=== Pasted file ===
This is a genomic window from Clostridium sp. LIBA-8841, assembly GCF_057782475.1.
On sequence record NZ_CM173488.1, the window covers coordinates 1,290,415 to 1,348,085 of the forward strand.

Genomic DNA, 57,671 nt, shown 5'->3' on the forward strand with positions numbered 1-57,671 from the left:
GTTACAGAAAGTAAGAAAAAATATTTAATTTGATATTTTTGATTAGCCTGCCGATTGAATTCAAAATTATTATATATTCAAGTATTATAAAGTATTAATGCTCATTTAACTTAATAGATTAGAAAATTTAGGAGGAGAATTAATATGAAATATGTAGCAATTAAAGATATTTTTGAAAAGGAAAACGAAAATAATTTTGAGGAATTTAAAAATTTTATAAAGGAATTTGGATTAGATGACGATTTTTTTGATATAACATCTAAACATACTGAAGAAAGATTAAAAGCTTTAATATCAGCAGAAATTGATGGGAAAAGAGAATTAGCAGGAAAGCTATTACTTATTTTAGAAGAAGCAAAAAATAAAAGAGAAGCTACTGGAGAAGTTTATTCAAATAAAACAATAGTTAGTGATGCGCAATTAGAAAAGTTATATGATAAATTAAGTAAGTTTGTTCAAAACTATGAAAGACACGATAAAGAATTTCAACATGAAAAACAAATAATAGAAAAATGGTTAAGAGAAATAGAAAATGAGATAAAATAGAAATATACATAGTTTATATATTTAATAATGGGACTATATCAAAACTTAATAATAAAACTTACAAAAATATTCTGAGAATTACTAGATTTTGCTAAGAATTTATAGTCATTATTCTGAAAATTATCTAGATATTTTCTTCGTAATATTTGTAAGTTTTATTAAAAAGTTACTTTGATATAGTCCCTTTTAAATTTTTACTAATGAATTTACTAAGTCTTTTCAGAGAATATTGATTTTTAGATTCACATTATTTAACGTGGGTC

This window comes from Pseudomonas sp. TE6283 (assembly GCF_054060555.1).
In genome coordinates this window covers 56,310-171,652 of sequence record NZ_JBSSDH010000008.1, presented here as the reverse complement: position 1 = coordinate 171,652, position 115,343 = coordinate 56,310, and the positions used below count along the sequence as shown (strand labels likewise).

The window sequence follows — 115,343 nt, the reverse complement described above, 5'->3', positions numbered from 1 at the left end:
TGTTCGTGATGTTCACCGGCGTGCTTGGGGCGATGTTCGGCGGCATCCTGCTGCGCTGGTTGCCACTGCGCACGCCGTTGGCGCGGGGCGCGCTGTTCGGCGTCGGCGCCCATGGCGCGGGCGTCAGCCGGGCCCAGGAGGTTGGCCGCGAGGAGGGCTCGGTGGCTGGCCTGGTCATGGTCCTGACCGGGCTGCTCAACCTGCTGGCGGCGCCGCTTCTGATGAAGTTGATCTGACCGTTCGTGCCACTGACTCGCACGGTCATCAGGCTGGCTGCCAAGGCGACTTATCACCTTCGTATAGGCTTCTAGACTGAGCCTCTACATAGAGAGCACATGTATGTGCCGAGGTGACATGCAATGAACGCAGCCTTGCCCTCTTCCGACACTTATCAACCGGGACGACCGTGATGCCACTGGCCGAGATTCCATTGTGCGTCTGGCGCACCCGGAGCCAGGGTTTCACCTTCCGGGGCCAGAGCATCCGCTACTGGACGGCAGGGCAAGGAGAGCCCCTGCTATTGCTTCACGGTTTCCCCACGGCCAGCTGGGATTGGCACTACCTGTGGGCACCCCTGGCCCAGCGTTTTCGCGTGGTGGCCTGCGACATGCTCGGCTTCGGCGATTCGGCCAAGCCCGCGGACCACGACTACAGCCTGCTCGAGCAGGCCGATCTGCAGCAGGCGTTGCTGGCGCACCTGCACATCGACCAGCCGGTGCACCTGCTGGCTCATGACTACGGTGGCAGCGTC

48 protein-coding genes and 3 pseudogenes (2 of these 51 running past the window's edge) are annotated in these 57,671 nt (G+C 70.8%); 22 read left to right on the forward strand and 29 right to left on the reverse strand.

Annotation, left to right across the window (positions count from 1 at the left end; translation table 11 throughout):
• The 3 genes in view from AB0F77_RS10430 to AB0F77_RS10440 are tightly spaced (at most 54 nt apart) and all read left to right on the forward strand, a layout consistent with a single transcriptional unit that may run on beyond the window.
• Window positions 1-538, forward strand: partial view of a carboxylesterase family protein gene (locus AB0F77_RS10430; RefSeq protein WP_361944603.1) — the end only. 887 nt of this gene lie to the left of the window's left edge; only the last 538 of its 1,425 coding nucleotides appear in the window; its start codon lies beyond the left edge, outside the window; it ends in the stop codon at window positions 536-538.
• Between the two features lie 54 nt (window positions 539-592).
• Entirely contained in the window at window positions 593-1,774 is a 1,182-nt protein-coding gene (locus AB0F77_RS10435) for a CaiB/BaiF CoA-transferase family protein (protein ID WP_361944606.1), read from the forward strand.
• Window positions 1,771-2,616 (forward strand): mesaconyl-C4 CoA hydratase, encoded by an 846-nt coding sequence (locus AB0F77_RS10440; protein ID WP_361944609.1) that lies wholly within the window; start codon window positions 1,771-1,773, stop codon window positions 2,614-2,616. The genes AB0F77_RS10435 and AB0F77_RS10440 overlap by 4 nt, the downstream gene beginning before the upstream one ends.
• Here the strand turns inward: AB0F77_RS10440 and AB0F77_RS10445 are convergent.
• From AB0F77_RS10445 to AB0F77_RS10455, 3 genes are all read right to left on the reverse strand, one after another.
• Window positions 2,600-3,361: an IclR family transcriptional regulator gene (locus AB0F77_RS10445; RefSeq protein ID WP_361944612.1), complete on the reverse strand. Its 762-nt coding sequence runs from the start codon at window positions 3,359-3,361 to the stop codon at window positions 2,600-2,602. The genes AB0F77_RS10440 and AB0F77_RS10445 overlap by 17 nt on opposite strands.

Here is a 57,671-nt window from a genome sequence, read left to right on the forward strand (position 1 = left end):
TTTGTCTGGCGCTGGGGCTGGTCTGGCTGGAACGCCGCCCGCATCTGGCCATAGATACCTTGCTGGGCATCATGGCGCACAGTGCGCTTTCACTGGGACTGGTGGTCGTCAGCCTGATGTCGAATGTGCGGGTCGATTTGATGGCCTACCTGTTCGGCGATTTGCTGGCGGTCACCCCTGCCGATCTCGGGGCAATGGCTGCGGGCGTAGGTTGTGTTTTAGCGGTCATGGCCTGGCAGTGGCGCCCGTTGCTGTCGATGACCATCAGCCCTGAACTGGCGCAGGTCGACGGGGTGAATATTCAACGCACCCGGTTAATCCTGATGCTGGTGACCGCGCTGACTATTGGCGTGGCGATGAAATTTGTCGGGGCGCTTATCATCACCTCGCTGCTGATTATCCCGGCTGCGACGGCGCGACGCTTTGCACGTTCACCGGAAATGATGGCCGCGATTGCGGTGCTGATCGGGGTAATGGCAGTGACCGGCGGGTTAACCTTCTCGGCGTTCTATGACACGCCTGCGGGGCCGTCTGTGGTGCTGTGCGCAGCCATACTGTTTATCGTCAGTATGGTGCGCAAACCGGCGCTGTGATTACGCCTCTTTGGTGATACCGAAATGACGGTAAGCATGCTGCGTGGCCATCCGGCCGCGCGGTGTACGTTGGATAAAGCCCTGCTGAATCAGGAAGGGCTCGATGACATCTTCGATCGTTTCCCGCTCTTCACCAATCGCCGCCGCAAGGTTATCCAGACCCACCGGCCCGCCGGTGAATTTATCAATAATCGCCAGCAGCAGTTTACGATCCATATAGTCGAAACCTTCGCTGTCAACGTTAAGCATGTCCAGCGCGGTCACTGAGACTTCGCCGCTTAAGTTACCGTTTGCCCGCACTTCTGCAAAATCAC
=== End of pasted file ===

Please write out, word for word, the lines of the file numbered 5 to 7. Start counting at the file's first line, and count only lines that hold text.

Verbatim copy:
This window comes from Pseudomonas sp. TE6283 (assembly GCF_054060555.1).
In genome coordinates this window covers 56,310-171,652 of sequence record NZ_JBSSDH010000008.1, presented here as the reverse complement: position 1 = coordinate 171,652, position 115,343 = coordinate 56,310, and the positions used below count along the sequence as shown (strand labels likewise).

The window sequence follows — 115,343 nt, the reverse complement described above, 5'->3', positions numbered from 1 at the left end: